Rob Peters, owner of this possibly completely unique Ala d'Oro since the beginning of this year, has delved deep into the research after purchase and has been able to find out a lot through the archive of the Mille Miglia museum. Makes sense, if you have something so special, don't you want to know everything about it? Another name comes into play: Alberico Cacciari. He is one of the many Italian amateur drivers and the prospect of the first post-war Mille Miglia stirs up a lot for him, just like many others. In daily life, Cacciari has a metal goods company in Bologna and also has connections with Stanguellini. How do we know all that? Oh, simple, we saw the man's correspondence on his company's letterhead. A brand new racing car is apparently a bit too much for him, but he does want to participate seriously. He buys (the remains of?) A Fiat 508 S "Coppa d'Oro" with Ghia bodywork from 1934. Those are very nice and sweet cars, but hup, that old-fashioned bodywork has to be removed anyway. The technical base of the 508 S is used for what is arguably Ala d'Oro's first aerodynamic body. Indeed, "maybe", because there is certainly nothing for small manufacturers in the adventurous time of post-war reconstruction. A thoroughbred Stanguellini racing engine apparently also exceeds the budget. Cacciari has a new Fiat 1100 engine installed, but that is of course quite tickled, including two Weber carburettors. It is not known who will take care of that engine. Lampredi? That is quite possible. Due to this state of affairs, the car still has chassis number 508 S 043454, which corresponds to the base car from 1934.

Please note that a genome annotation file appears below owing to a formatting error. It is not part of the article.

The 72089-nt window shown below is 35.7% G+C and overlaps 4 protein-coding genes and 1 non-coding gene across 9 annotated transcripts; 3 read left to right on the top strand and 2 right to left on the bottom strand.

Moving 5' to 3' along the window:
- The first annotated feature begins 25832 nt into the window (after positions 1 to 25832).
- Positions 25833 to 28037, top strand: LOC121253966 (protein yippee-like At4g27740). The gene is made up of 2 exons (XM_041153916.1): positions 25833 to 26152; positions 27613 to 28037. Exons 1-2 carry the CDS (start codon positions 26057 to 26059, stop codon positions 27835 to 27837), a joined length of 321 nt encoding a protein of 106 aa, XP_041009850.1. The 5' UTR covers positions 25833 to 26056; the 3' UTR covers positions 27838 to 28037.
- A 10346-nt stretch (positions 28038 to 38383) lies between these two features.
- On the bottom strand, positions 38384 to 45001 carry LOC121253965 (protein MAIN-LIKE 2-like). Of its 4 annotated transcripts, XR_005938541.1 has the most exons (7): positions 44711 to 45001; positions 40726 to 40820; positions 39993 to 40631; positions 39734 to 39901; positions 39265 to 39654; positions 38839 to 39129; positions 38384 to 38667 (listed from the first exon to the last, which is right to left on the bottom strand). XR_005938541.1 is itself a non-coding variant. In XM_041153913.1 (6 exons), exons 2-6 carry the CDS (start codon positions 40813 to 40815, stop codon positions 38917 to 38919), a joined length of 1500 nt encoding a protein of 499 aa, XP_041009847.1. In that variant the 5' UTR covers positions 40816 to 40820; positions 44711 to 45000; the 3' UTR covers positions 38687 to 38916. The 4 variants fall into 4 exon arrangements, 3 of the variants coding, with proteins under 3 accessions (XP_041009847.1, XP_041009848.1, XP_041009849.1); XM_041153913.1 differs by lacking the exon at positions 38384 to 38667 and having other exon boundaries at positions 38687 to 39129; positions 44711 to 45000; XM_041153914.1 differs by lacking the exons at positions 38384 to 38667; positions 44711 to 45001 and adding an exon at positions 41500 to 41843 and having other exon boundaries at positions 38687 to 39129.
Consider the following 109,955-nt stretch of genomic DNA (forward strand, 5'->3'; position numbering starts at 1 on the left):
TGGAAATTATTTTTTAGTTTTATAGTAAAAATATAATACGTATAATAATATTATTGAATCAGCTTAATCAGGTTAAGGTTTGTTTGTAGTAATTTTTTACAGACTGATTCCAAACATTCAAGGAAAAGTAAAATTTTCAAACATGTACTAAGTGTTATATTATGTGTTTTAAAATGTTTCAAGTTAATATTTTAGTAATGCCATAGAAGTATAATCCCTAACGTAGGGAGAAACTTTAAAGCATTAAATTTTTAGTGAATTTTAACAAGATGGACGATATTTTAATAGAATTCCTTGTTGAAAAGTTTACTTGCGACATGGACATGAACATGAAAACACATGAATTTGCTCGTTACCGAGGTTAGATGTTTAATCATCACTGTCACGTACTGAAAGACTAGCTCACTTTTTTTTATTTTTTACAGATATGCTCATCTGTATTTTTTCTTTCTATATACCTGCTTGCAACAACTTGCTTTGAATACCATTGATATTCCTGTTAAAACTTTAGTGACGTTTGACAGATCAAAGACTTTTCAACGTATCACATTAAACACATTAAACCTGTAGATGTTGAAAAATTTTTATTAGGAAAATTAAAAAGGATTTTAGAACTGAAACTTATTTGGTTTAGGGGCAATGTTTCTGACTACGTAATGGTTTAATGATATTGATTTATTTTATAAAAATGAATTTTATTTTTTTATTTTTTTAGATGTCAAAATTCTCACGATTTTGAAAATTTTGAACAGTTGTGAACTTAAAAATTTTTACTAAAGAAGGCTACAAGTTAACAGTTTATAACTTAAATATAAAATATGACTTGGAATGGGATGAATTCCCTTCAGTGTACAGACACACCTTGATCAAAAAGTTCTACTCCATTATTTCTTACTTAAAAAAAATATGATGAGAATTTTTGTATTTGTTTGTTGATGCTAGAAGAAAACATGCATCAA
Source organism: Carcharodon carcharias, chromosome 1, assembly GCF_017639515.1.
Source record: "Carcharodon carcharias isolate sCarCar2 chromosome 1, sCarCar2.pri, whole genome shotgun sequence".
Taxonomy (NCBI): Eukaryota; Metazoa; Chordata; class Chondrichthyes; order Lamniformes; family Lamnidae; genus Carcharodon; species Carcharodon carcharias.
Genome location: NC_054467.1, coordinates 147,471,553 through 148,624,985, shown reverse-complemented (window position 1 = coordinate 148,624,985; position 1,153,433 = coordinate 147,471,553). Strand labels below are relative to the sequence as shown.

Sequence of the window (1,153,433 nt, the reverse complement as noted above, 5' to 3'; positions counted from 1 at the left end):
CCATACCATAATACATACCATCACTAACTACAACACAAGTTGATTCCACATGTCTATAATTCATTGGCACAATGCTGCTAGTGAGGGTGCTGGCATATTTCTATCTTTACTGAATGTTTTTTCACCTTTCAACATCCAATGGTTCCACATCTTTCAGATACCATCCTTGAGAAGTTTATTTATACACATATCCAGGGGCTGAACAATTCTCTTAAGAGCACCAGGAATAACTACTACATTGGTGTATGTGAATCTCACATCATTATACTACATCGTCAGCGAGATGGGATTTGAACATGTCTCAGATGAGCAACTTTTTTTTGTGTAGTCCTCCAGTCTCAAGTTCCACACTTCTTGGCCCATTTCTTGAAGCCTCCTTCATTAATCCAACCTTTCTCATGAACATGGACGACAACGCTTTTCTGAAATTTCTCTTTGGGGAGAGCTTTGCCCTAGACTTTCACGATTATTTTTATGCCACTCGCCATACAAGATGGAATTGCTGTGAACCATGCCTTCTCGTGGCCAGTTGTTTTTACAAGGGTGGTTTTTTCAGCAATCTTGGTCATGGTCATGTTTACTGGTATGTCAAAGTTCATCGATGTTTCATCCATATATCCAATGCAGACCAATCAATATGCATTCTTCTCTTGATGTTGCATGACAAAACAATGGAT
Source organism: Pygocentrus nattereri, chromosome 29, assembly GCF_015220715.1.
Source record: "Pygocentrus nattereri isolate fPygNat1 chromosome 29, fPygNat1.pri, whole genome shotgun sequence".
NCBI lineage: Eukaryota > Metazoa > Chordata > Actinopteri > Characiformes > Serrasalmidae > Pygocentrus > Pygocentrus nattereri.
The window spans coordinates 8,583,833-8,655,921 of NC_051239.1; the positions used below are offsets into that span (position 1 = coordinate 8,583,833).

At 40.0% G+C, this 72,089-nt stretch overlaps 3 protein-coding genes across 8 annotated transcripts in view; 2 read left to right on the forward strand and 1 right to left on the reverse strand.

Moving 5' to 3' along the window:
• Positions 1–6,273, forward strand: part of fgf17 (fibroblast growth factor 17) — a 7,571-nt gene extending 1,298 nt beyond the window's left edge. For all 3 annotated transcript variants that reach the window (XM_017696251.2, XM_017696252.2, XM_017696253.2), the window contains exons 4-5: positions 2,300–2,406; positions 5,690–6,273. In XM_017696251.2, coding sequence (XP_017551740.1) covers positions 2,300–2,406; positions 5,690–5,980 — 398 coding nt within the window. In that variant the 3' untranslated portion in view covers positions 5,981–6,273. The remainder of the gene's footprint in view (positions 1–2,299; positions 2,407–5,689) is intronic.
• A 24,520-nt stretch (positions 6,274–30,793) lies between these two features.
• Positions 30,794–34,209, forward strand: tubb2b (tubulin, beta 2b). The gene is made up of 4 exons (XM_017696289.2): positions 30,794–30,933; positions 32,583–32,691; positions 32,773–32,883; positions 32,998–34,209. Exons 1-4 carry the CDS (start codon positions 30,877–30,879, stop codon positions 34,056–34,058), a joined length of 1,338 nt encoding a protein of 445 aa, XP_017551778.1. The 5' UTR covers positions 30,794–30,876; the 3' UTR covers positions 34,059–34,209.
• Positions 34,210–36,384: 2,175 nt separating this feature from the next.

Not only does the car get that great streamline body, but also the finely shaped, removable hard top. There is one known photo of a Stanguellini 1100 Ala d'Oro with such the same hardtop, the other copies do not have that, or it is not used. There is still something nice going on in between. On May 2, 1947, Cacciari registers the car for the Mille Miglia, with Fernando Fabbri as navigator, but as part of Squadra Stanguellini. As the year of construction, Cacciari now suddenly states "1947" and the registration fee is 15,000 Lire. According to the last known exchange rate that is about fifteen guilders, but that is considerably more in 1947; In order to stimulate the Italian economy, the Lira has since been devalued several times, a convenient patch for tourists and exporters that cannot be used since the introduction of the euro. Rob has found correspondence between Cacciari and the Mille Miglia organization. In it, he asks whether it is true that his car should be red. He is in fact blue. Where, then, would that requirement have come from? Is it because it is an Italian registration, or does Stanguellini think so? The organization replies that it does not matter, they are probably happy with every registration. The strange thing is that a second registration form has also surfaced. That is from exactly one month later: June 2, 1947. Stanguellini is no longer mentioned, Cacciari simply registers his blue Ala d'Oro under his own name. The team Cacciari / Fabbri will be assigned start number 100. The Mille Miglia does not yet use the system with the start time as the start number. In the evening at 11:18 pm they will start on the course that is 1,823 kilometers long for this edition. By the way, this is the first Mille Miglia to be driven clockwise on the map; before the war it was exactly the other way around. Nobody knows why this has changed. For the first time, the arrow in the logo of the race also points to the right, no longer to the left. And again no one knows why, but it could be related.